2. July 29, 2017

    A super set of pics on one it shows two boot scrapers on the steps. Artillery Passage fascinates me just for pedestrians has it a military history? Poet John

  3. Barbara Elsmore permalink
    July 29, 2017

    It is so reassuring to know of the existence of these photographs and that they in a place of safekeeping. It is good to see some internal photographs amongst them. Thank you for bringing them into the light.

  4. Libby permalink
    July 29, 2017

    What a beautiful opening paragraph. Exactly how it is for me in my London.

  5. Helen Breen permalink
    July 29, 2017

    Greetings from Boston,

    GA, indeed much was lost. Spital Square looks too lovely to survive. Beautiful doorways at 20 and 32 Spital Square. Reminds me somewhat of the squares in Dublin. Interior woodworking at #23 is stunning.

    Thanks as always…

  6. July 29, 2017

    What haunting and poignant photographs! My ancestors lived in No.20 Spital Square – probably from when it was built until the 1780s and I have been researching the family history and writing a blog around my 4 x great aunt’s diary, written 1776. She often refers to her father “going to town” and he would have been at 20 Spital Square from where he and his brother ran their silk-weaving business – extraordinary to see inside the house. Her Grandmother lived at No.9 Spital Square and she mentions having dinner there and also staying there for the night. It is wonderful that these photographs exist – for me they create an acute awareness of the race of time.

  7. Kassie permalink
    July 29, 2017

    Thank you for such a poignant entry–I have just returned home from a brief London visit, and even in the few years I have been away, I am stunned by the changes. And yet, it is the same in New York, where my old Italian neighborhood is being wiped out by chain stores. While in London, I was thrilled to finally visit E Pellici and received such a warm welcome and had such delicious food! And then, to my dismay,as I was passing by, I spotted Chanel in the Spitalfields market. All thanks to you for sharing Spitalfields Life with all of us. You are an important keeper of the flame.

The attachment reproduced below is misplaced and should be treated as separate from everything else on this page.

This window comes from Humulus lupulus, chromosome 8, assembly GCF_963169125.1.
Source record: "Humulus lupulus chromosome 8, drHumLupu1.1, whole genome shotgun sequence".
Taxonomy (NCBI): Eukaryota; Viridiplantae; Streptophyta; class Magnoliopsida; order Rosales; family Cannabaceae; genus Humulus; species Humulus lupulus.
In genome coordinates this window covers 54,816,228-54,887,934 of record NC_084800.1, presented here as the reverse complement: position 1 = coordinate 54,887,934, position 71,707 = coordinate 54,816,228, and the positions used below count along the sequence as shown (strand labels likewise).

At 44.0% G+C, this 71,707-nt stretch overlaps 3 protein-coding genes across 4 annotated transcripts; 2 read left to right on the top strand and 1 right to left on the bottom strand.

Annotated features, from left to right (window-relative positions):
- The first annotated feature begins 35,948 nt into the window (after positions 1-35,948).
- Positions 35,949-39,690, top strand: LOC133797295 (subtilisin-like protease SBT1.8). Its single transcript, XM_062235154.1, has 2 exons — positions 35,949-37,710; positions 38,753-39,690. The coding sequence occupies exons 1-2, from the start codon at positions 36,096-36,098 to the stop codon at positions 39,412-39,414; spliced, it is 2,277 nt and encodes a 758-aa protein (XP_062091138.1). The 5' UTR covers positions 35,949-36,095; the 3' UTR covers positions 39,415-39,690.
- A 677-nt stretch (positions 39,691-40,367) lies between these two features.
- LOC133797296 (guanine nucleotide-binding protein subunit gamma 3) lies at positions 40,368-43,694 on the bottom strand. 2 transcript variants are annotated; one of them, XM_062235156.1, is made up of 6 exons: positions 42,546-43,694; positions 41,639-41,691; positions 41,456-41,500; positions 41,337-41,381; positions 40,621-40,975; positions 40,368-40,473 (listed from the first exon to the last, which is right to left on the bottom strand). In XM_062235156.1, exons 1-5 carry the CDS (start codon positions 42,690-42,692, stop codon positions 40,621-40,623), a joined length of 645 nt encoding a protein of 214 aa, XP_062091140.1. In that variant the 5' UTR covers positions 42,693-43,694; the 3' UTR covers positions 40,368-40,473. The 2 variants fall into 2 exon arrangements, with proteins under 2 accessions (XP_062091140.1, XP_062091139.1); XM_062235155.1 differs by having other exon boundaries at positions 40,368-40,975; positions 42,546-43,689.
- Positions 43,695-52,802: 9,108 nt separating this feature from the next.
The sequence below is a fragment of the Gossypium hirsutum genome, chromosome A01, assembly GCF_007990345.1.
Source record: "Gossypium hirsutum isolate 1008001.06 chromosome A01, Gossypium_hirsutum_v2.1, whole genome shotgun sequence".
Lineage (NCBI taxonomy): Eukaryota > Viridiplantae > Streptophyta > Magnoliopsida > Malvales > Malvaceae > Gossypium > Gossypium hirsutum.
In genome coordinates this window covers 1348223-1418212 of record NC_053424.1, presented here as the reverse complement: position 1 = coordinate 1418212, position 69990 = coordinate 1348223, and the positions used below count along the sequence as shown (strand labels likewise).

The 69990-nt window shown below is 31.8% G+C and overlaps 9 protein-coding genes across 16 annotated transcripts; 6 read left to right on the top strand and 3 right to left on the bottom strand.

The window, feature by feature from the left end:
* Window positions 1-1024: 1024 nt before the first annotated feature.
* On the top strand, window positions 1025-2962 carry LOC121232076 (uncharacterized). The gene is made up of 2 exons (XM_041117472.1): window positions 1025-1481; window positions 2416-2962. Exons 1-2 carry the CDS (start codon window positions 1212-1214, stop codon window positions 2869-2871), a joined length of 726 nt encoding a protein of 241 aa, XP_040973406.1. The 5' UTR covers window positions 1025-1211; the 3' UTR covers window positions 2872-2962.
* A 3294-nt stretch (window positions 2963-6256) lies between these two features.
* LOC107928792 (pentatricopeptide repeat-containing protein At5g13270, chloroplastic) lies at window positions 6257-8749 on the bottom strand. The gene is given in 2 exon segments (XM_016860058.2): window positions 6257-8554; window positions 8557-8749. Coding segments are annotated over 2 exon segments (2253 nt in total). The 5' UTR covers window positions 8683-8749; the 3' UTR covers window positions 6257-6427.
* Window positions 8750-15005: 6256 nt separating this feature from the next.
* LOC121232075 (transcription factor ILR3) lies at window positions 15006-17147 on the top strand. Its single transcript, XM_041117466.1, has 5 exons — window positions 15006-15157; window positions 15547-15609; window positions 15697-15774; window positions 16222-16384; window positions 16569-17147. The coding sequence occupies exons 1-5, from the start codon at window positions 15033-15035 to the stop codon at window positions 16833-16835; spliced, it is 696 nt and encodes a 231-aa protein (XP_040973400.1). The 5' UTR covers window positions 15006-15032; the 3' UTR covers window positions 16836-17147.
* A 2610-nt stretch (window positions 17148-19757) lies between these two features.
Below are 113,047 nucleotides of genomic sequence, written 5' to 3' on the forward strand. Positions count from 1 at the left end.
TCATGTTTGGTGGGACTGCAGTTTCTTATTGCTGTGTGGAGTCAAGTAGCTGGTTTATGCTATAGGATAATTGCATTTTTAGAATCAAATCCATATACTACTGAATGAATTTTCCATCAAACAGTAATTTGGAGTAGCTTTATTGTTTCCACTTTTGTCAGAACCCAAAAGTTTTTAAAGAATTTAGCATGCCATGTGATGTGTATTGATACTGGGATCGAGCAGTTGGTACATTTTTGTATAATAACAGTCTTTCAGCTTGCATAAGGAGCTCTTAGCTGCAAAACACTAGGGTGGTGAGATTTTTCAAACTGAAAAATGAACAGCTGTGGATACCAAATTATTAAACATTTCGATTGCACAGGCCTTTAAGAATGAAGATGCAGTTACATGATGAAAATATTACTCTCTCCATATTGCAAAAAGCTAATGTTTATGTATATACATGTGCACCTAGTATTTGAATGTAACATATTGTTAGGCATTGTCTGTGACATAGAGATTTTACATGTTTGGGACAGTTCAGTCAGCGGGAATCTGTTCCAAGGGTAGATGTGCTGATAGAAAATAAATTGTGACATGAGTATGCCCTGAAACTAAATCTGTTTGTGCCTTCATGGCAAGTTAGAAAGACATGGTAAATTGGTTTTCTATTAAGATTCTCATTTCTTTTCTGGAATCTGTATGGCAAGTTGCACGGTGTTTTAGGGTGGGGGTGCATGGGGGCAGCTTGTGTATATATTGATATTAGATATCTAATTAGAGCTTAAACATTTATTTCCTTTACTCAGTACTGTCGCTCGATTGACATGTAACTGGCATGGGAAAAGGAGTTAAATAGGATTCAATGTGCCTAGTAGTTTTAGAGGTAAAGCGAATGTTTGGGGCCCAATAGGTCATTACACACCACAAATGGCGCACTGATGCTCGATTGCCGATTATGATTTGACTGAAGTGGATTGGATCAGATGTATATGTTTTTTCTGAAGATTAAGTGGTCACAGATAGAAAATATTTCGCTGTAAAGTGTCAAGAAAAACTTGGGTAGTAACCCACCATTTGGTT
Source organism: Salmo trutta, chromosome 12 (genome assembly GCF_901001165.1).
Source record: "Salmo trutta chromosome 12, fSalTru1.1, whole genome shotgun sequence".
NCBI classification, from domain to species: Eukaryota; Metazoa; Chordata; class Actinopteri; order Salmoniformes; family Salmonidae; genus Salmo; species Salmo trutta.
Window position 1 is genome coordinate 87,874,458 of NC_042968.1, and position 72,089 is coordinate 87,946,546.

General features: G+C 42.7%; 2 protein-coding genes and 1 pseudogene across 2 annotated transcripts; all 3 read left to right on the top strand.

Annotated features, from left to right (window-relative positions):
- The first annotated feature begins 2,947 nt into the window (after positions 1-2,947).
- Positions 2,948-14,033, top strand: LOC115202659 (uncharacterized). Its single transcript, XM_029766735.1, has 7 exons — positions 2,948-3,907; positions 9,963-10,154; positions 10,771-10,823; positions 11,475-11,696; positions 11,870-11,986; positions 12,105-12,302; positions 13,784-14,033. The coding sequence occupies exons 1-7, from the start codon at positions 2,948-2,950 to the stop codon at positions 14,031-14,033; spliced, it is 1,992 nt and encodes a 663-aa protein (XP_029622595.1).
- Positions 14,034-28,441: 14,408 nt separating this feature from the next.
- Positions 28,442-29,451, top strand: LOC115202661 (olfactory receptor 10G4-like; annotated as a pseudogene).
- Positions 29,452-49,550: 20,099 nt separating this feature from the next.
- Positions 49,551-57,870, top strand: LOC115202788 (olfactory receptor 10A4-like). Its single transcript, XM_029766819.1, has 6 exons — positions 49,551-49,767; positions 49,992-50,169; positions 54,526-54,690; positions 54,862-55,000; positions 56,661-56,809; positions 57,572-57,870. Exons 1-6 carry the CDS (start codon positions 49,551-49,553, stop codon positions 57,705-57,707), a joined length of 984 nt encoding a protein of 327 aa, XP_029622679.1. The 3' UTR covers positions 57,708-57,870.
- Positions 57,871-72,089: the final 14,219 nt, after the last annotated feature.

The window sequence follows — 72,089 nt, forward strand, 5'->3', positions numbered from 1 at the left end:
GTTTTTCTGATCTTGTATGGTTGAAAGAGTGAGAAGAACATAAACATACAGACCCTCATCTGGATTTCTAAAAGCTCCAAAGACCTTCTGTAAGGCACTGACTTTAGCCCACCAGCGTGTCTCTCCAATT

8. Catherine permalink
    July 29, 2017

    I agree with Libby. I’m spending too much time thinking of the past here, and I only moved here in the Seventies, but had visited as a young child. Thank you for these.

  9. July 30, 2017

    The story you tell, which involves the kind of wholesale destruction on which I have always thought American planners thrive, is as instructive as it is tragic. Expedient pragmatism appears to be a more or less universal compulsion and it is practiced, with a free hand, wherever space is at a premium and the pressures of any marketplace – whatever form they may take – lead rather than follow. Yet confronting the losses that are so eloquently documented in these photographs is another thing altogether. There is a visceral component that longs to remember, reflect, and perpetuate. Here in America, we are suspicious of presumably sentimental reasons for holding on to things that are no longer as useful as they were. Architecture can be re-purposed – and it is; even so, the context out of which it came, as well as the life that pulsates around it, no longer remains. When a thing comes out of a set of purposes and values that are as dead as the doornails that are swept away in dumpsters, the thing has lost its meaning. Can other meanings be imposed? Perhaps. Can something that is merely “pretty” survive because of aesthetics alone? As a person who is perhaps gratuitously attached to the past, I always hope so.